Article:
There is a real-world connection here so let’s get this out of the way first. Lucas Richman is a FB friend I share with Michael Seal because Richman’s brother Orien produced my old friend Steve Gyllenhaal’s last directorial effort, but also because I heard “In Truth”. If you love the kind of music John is famous for conducting, you will loooove this sensually and emotionally satisfying concerto.
NOTE: Got to run out to pick up my heart pills so I’ll finish my train of thought about John’s musical upbringing in the 80s a little later. Meanwhile here’s my posting, from 2018, about the very thing Andrew Haveron introduced John to: “The Hollywood String Quartet and the Hollywood Sound“.
Just had an interesting daydream of my beloved John Wilson—now shag-headed and fully bearded (he grows it fast)—conducting a chamber orchestra on Zoom. Hmm… Wonder if he might actually be planning something like that right now…
Meanwhile, those of us who are still earthbound can treat our heads and ears to Oxford-trained harpsichordist Matthew Halls’s rendition of the complete Goldberg Variations of Johann Sebastian Bach (for which exists a cute story why it’s called that I won’t get into right now, although if you know/like the Variations you probably know it anyway).
I love watching how Lockhart, official Guest Conductor of the BBC Concert Orchestra, scrupulously keeps in sync with not just his orchestra but with his soloist. It’s also a delight to watch at the beginning of the clip Lisitsa curtsying almost shyly to leader Cynthia Fleming.
Valentina Lisitsa, who started out as a YouTube sensation 12 years ago and is now counted as one of the foremost keyboard interpreters of the Eastern European Romantics, gives an intensely satisfying performance here of Addinsell’s “Warsaw Concerto“. The concerto was written for the movies—for, specifically, the 1941 movie Dangerous Moonlight, in which Polish concert pianist Anton Walbrook becomes a fighter pilot for the RAF, falls in love, gets amnesia, and composes some music. The movie, although a success from a propaganda viewpoint, was considered a potboiler by critics, and even the astute Anthony Burgess, who was an army sergeant and nascent composer himself at the time, looked down on the “Warsaw Concerto” as a cheap imitation of Rachmaninoff. Intellectual snobs have derided the piece, but it’s lingered in the memory for lo these many years, and is only now taking its permanent place in the Classic Repertoire.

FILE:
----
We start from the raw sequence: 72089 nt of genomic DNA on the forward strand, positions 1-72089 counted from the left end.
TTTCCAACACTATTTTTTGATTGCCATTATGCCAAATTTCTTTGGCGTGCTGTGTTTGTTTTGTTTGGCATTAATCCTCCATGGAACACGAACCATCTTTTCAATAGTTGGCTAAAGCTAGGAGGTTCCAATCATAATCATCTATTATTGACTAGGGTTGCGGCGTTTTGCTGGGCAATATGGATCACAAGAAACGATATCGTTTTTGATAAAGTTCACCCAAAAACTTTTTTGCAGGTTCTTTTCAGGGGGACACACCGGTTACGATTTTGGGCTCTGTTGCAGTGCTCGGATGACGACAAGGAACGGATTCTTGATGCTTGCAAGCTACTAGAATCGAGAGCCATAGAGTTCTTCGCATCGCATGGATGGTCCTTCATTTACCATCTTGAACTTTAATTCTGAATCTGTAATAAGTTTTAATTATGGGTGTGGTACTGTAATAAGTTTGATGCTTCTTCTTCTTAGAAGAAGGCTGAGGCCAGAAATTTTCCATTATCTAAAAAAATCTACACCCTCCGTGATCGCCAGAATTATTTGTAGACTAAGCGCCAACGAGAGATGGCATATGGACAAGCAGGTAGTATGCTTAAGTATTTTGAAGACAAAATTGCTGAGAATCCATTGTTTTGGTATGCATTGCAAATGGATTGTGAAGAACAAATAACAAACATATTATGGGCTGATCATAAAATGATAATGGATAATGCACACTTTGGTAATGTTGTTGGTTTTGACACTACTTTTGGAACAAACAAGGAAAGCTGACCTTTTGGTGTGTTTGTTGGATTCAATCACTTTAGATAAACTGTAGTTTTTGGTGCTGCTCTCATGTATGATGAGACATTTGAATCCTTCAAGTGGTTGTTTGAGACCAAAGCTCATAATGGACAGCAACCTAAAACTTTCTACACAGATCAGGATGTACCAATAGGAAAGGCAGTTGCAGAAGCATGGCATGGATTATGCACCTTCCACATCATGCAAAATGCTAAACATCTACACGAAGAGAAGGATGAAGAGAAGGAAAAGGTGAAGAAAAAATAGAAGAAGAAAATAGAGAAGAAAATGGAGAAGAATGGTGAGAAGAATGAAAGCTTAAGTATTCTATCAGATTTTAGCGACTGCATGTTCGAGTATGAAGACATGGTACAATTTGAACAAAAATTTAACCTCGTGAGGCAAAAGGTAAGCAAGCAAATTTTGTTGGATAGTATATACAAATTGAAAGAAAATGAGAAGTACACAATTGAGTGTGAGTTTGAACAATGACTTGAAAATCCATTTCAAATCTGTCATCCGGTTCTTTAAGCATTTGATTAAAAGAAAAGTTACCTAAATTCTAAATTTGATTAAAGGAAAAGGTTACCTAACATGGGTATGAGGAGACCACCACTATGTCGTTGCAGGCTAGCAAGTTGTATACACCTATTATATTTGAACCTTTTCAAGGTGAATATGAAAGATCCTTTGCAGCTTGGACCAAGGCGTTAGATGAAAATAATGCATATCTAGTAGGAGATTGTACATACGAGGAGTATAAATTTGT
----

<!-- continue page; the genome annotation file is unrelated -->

For that we have to thank composer/film music restorer Philip Lane. It was to Lane that the musical estate of Richard Addinsell was entrusted and, like composer/orchestrator William David Brohn (for Prokoviev’s Alexander Nevsky) and my beloved John Wilson, Lane took on the task of reconstructing by ear written scores for film music whose manuscripts had been destroyed through carelessness or war. (Some suggest that the “Warsaw Concerto” was entirely the work of Addinsell’s orchestrator, Roy Douglas, who died in 2015 at the age of 107.) Addinsell’s—or Douglas’s—”Warsaw Concerto” was one of them. As Lane writes:
“The process of reconstruction does not get easier, but some films are more difficult than others. The biggest enemy is the combination of dialogue and sound effects over the music, and occasionally there are seconds of complete inaudibility when guesswork has to replace authenticity. The greater the composer, the more difficult the work, on the whole, since the melodic and harmonic language tends to be more adventurous. In the case of recent scores there are usually soundtrack CDs devoid of extraneous sounds to work from, but despite the change in status of film music, present day composers still mislay their scores. I have reconstructed music by Jerry Goldsmith, Randy Edelman and James Horner in the last year alone. If the composers are still alive I obviously encourage them to do the reconstruction themselves. So far, they have declined for various reasons.”